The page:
Peconic Bay bucks admissions trend

09/16/2010 12:00 AM |

Peconic Bay Medical Center experienced a 4.3 percent increase in patient admissions through July, making it the fastest growing hospital in Suffolk County and the second fastest in all of Long Island.

While hospitals throughout Long Island are generally showing a decline in patient admissions, Riverhead’s Peconic Bay Medical Center were up 4.3 percent this year. In terms of patient admissions, it is the fastest growing hospital in Suffolk and the second fastest on all of Long Island.

The figures were released by the Nassau Suffolk Hospital Council this week and reflect 2010 results as of July 31. Only South Nassau Communities Hospital in Oceanside exceeded the PBMC growth rate, with admission increasing there so far this year by 5.8 percent.

Two factors account for the growth, said PBMC president and CEO Andrew Mitchell.

Census data shows that population has increased by double digits in the hospital’s service area, he said. At the same time, he credited the opening of the Kanas Center for Advanced Surgery last September with attracting many doctors who wanted to perform their surgeries at PBMC.

He also cited the addition of a robotic surgery specialty at the hospital in May, predicting that it would continue to draw patients and reap benefits for Peconic Bay.

Most Long Island Hospitals showed an average decline of about 1.5 percent in patient admissions so far this year, according to the council. Eastern Long Island Hospital reflected a slight decline in admissions by .17 percent while Southampton, PBMC’s other sister hospital, showed a .08 percent increase. Stony Brook, which is the hub for the three East End hospitals, showed a slight decline of .1 percent.

Exploring the similarities between Peconic Bay and South Nassau, Mr. Mitchell said both undertook major construction projects and both implemented the da Vinci Surgical Robotics program this year. Dr. Hannah Ortiz of Mattituck was the first surgeon to use the da Vinci Surgical Robot and has completed 20 gynecological operations with it.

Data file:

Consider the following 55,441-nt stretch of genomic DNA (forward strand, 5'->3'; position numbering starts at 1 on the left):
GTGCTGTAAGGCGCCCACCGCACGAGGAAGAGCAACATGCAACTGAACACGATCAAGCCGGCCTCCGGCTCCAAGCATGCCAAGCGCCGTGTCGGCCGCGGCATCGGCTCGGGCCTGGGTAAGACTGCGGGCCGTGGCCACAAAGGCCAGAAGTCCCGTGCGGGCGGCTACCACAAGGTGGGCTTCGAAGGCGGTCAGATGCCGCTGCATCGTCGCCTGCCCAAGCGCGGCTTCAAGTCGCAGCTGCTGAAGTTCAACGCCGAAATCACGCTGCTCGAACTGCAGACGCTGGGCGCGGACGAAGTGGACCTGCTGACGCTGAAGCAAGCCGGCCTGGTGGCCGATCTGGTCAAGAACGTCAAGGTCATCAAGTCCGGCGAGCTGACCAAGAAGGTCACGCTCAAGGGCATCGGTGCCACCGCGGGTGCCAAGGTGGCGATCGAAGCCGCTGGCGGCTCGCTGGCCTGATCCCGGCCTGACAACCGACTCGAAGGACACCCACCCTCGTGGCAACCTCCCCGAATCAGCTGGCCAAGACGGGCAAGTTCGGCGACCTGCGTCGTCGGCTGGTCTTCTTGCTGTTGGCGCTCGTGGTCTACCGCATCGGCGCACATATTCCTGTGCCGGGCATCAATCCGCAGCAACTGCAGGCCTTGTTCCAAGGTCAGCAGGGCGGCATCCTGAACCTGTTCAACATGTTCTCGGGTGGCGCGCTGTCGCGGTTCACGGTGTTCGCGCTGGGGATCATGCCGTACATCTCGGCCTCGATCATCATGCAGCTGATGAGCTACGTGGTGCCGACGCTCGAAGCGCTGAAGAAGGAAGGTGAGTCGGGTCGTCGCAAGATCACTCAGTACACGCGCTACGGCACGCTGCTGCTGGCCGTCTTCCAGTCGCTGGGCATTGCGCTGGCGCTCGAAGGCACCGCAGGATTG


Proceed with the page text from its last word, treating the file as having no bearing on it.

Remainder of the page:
The robot enables doctors to perform less invasive surgeries, lessening recuperation time, Dr. Ortiz said last spring.

The robot is also being used in prostate and renal surgeries, Mr. Mitchell said. On Monday, Dr. Katan Badani, who leads one of the largest and most comprehensive robotic oncology programs in the country at Columbia University Medical Center, was onsite at Peconic Bay training surgeons there in urology surgeries.

Prior to installation of the da Vinci Surgical Robot, PBMC hadn’t performed prostate surgeries in about seven years, Mr. Mitchell said. Urology surgeries will account for significant growth in the next year or so, he predicted. Mr. Mitchell also said he expects Peconic Bay will become a destination hospital for orthopedic surgery as that department continues to grow.

The ability to attract doctors in a wide array of specialties and to assure that they have top-notch training and state-of-the-art operating facilities and equipment means that more area residents will be able to be treated close to home, Mr. Mitchell said.

“If you provide quality services where people live, they prefer to go to a hospital closer to home,” he said. “It’s just the right thing to do for the community,” he said.

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